Blanche Ulrika Malmgren Fanatical devotees of the camp classic film will no doubt find it amusing to watch this offbeat adaptation of the story, though they may be put off by the fact that virtually all the dialogue (except for some song lyrics) is in Swedish.
The ultrahip will probably be thrilled by Jokaim Thastrom’s gratingly loud score, which attempts to turn the sounds of industrial machinery into music.
For the rest of the audience, the effect of this insistently aggressive piece is much like having an angry man get in your face and shout in Swedish for an hour.
The story, which one can follow in broad outline in spite of the lack of simultaneous translation, is a grotesque variation on “Sunset Boulevard.”
It concerns two sisters, both of whom were movie stars many years earlier. Blanche is physically crippled; Jane is emotionally unstable. They spend their time torturing one another until former child star “Baby” Jane enlists a stranger to help her revive her moribund career.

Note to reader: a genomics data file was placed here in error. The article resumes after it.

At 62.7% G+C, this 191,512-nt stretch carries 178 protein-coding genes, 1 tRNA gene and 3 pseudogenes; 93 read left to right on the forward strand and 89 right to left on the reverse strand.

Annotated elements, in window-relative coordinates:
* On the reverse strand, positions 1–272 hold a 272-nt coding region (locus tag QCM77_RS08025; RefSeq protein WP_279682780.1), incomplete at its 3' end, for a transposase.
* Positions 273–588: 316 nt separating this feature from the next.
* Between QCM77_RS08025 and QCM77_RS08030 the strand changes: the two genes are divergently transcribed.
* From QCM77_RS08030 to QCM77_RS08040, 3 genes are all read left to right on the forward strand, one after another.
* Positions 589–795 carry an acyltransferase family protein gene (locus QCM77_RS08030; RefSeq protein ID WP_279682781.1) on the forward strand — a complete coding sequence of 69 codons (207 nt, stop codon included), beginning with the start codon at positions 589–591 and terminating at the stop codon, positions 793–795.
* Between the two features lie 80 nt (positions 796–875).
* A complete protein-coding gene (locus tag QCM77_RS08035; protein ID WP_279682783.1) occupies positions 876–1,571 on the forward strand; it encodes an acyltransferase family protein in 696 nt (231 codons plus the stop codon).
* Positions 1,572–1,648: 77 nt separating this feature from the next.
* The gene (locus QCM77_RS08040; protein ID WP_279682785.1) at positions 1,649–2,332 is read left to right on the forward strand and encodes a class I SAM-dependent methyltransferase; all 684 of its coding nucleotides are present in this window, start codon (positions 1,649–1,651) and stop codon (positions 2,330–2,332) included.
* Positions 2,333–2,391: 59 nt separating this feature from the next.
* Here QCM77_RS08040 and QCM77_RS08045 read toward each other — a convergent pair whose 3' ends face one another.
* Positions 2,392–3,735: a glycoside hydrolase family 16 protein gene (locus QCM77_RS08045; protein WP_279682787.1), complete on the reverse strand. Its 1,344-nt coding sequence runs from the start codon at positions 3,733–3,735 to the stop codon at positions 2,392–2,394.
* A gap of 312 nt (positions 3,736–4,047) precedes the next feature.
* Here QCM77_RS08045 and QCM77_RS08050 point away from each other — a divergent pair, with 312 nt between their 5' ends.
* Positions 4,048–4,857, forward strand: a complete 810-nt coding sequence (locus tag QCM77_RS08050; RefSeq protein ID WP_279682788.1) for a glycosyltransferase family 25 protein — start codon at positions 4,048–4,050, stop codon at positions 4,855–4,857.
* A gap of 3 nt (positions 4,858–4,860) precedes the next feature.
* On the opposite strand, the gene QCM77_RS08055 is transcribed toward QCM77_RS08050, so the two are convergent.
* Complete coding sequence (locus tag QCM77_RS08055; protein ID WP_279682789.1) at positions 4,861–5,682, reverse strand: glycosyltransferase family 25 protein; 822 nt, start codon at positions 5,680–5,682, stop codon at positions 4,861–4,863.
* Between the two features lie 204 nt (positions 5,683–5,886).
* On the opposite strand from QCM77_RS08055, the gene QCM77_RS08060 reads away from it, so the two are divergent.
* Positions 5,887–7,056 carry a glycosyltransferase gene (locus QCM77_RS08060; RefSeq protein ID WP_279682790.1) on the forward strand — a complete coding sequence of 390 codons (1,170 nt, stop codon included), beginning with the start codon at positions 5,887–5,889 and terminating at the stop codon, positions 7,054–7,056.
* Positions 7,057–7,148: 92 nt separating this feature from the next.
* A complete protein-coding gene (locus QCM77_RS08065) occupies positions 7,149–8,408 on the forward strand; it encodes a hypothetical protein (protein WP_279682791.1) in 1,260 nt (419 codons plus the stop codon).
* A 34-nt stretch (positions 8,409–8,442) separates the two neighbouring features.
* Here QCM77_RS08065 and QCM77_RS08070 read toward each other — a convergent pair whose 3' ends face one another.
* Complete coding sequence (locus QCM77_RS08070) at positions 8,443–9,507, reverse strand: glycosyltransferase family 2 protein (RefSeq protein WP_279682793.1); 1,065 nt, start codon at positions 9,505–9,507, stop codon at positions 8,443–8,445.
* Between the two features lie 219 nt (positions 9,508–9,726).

The actors, who directed themselves, adopt exaggerated poses as they walk (or , in Blanche’s case, crawl) around the huge set, which (no doubt deliberately) suggests a prison more than a Beverly Hills mansion. Mood shifts (accompanied by changes in lighting) are frequent and sudden.
The production captures the macabre feel of the story, and these actors are clearly talented and committed. But there is far more style than content here, and the style will hardly be to everyone’s taste.